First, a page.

This paper attempts at reconstructing the life cycle of flint bifacial tools in two major technological trajectories, each aimed at a different end. It is focused on discarded polished flint bifacial tools (axe, adze, chisel) and bifacial polished debitage items found in Neolithic and Chalcolithic sites (9th–6th millennium BP) from the Southern Levant.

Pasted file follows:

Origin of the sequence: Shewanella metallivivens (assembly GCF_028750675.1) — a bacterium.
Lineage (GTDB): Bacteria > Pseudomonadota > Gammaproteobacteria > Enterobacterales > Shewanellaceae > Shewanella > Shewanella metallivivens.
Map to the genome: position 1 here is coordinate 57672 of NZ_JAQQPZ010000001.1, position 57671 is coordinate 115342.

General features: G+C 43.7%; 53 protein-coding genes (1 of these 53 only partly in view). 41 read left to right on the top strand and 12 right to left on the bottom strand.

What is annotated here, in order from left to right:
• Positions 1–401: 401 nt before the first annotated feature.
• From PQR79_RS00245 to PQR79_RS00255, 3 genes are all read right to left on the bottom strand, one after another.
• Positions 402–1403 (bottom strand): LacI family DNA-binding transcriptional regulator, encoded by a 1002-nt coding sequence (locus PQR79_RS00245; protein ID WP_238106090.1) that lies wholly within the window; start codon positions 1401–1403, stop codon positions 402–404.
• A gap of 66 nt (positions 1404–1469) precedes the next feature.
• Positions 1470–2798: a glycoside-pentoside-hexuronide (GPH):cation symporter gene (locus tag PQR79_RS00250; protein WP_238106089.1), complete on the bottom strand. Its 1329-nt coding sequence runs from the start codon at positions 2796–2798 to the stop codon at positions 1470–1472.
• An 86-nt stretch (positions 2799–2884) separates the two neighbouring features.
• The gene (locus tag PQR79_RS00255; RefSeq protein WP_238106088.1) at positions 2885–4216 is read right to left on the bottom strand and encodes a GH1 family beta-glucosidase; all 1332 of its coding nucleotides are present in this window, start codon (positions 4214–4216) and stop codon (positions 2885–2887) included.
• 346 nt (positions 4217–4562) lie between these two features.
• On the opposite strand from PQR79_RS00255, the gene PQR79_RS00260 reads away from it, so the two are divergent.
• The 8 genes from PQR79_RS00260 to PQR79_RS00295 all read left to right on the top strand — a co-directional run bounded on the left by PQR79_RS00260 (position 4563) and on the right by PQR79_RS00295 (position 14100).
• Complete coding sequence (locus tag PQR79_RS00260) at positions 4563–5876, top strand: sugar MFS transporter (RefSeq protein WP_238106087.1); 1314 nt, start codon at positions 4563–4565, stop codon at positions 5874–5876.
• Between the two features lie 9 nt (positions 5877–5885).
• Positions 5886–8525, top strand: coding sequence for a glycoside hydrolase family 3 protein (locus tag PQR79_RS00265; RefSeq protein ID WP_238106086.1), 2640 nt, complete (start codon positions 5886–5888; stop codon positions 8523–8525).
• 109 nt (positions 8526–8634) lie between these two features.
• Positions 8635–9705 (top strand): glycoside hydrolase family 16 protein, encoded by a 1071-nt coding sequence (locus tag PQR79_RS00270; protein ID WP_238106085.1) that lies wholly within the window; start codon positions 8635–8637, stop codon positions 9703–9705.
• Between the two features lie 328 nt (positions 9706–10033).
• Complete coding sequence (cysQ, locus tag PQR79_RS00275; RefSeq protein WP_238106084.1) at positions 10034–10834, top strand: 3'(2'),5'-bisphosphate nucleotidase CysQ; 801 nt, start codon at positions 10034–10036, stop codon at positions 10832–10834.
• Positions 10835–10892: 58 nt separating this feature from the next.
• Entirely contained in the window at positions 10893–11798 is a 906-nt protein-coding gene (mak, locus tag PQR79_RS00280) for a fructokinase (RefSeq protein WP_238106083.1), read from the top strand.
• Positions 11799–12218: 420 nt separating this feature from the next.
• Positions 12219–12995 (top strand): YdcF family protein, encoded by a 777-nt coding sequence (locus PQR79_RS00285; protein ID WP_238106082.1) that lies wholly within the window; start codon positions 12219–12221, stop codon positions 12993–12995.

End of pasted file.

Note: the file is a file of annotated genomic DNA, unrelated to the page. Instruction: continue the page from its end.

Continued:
Recent studies of Holocene flint assemblages revealed special types of debitage items such as blades, flakes, cores and core trimming elements, all bearing traces of polish. The discovery of these polished debitage items in Levantine sites enabled a study of bifacial tool resharpening and recycling techniques, emphasising the exceptional attention paid to this tool category. Since polished bifacial tools appear in many old world Holocene archaeological contexts, the data and interpretation presented in this study have implications far beyond the Southern Levant and could relate to universal technological properties of flint axes and other bifacial tools.